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April-June 1999

Ferris Wheels

Huge Ferris wheels have been going up one after another in Japan over the past several years, and they've all been attracting mammoth crowds. Two of the biggest ones to appear on the scene debuted in March 1999 in the cities of Tokyo and Yokohama.

Cosmo Clock 21 opened on March 18 in Yokohama, a city just west of Tokyo. It's 112.5 meters (369 feet) high, including the platform, has a diameter of 100 meters (328 feet), and takes 15 minutes to go around once. Each of its 60 cars seats 8 people, so that as many as 480 people can ride the wheel at one time--the largest capacity in the world. Still, the ride is so popular that you have to wait in line for about an hour to get on it on weekends.

The next day, on March 19, another Ferris wheel opened in an amusement park in Tokyo. Its diameter is also 100 meters, but because it stands on a platform that is slightly higher than Yokohama's, the total height comes to 115 meters (377 feet), making it the tallest Ferris wheel in the world. The capacity is only 384, though, considerably less than Cosmo Clock 21. Nevertheless, more than 200,000 people took the ride in the first two months. Especially over Golden Week in May 1999, a great many visitors flocked to the two Ferris wheels. They were both so crowded that some people gave up and left without ever getting on.

Earlier, in July 1997, a Ferris wheel with the same dimensions as Cosmo Clock 21 was constructed in a park facing Osaka Bay. When the weather is clear, you can see all the way to Akashi Kaikyo Bridge--the world's longest suspension bridge--and Kansai International Airport. Over 2 million visitors have been on this Ferris wheel up to now, including physically handicapped people; two of its cars are made to accommodate wheelchairs--the first Ferris wheel in the world to do so.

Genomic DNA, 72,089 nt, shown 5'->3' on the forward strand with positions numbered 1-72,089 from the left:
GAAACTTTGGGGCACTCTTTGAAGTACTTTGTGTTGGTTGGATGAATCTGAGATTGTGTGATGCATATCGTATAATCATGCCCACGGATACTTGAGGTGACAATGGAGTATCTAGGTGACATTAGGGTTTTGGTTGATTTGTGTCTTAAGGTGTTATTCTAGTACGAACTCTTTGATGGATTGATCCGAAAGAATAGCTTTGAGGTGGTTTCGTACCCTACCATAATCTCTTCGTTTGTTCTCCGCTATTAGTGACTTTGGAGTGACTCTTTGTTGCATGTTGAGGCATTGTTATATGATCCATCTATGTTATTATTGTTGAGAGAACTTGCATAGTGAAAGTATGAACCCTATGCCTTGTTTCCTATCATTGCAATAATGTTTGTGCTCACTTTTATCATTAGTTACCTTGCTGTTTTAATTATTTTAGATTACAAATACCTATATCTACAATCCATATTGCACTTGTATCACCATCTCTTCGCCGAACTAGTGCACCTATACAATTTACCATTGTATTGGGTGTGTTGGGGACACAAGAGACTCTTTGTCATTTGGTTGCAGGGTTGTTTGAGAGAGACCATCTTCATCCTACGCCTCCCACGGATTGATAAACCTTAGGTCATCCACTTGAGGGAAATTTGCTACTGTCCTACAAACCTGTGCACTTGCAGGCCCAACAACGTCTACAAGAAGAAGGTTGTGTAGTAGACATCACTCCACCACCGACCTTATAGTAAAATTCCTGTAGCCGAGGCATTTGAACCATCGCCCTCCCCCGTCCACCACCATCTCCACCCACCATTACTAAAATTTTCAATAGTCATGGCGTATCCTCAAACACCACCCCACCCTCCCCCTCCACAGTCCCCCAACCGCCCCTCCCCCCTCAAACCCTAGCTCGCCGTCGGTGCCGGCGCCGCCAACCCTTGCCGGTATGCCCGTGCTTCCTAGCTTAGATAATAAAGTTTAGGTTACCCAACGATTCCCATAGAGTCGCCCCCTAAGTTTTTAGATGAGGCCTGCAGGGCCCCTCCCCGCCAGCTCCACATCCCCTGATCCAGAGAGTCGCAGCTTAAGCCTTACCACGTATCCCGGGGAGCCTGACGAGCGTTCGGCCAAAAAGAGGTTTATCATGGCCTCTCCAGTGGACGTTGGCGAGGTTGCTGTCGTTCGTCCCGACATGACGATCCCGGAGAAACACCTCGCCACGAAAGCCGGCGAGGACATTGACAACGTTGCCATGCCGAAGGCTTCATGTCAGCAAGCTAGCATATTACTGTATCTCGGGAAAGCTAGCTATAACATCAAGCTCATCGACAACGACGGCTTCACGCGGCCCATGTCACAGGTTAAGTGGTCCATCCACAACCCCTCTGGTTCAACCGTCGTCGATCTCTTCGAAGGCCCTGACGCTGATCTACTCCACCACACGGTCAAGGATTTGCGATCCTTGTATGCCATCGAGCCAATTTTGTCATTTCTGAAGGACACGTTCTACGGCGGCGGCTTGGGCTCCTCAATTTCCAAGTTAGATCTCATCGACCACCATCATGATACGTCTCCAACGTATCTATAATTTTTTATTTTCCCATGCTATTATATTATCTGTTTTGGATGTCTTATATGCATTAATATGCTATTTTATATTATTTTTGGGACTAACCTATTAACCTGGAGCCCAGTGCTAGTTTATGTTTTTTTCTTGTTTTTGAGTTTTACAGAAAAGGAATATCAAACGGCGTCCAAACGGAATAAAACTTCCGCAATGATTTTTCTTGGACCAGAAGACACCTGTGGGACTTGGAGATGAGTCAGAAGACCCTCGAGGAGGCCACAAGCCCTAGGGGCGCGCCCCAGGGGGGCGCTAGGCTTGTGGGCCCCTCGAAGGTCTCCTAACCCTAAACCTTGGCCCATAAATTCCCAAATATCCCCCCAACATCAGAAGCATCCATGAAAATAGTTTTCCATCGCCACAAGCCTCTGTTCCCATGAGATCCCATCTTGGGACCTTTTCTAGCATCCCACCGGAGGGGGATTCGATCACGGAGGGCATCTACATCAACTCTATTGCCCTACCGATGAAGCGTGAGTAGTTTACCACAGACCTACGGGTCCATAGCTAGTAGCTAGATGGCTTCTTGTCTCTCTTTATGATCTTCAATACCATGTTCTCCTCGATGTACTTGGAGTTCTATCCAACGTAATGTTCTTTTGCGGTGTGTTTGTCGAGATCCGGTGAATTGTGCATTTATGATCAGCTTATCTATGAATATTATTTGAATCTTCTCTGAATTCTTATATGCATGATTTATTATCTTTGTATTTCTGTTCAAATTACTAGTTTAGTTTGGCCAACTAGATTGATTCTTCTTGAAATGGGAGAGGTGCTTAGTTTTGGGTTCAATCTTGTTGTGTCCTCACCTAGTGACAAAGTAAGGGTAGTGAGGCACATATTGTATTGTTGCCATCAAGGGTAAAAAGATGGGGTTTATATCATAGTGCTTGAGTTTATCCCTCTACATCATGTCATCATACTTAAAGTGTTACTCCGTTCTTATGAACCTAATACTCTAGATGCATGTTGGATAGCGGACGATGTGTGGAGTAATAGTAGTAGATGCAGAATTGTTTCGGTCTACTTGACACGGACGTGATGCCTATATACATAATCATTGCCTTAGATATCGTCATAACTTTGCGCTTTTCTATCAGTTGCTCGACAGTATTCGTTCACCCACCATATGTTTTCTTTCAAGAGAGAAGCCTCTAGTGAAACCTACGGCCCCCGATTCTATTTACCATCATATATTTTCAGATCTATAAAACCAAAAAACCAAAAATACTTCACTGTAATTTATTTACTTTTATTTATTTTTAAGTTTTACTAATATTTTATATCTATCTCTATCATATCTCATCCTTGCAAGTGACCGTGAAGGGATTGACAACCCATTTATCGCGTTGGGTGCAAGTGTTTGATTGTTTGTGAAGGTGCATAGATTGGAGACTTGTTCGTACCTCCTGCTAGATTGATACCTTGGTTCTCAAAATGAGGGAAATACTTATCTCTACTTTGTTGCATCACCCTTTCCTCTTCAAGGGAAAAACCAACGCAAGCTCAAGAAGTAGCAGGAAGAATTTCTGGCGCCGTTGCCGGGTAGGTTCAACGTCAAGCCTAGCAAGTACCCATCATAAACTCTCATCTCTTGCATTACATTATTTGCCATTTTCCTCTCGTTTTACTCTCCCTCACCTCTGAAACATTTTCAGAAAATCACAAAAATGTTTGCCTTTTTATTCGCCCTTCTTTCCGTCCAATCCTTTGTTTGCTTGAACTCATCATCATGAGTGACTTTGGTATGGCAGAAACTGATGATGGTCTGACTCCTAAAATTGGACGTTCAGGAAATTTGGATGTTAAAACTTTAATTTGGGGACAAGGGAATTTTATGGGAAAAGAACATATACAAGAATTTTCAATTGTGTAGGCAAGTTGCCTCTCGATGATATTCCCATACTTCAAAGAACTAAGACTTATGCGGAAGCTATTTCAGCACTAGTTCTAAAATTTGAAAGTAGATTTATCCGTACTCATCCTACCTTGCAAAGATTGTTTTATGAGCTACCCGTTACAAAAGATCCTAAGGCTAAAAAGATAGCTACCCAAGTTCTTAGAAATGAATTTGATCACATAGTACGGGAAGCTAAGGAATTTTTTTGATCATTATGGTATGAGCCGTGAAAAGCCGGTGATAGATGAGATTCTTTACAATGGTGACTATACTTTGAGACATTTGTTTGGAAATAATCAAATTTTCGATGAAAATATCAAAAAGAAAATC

Why are Ferris wheels so popular now? One main reason is that people of all different ages can have fun together. Another important reason is that they give urban dwellers a chance to escape the bustle of the city for a few minutes and enjoy each other's company in privacy.

While these three Ferris wheels are built near the waterfront of major cities, several others are attracting visitors to the busiest sections of town.

A Ferris wheel completed in November 1998 in downtown Osaka is built on top of a 10-story shopping mall. Its diameter is 75 meters (246 feet), but it reaches a height of 106 meters (348 feet), since the boarding area is on the seventh floor. From up above, the bright red wheel looks like an electric saw ripping through the building. Surrounded by department stores and office buildings, it attracts not only families taking a break from their shopping but also business workers on their way home from work. On June 12, 1999, the number of people who had been on the Ferris wheel reached 1 million.

The boom shows no signs of letting up; in March 2000, another large Ferris wheel with a diameter of 45 meters (148 feet) is scheduled to open on top of a shopping center in Yokohama.

Photo: At night, the lights on Cosmo Clock 21 flash brilliantly every 10 minutes. (Kyodo)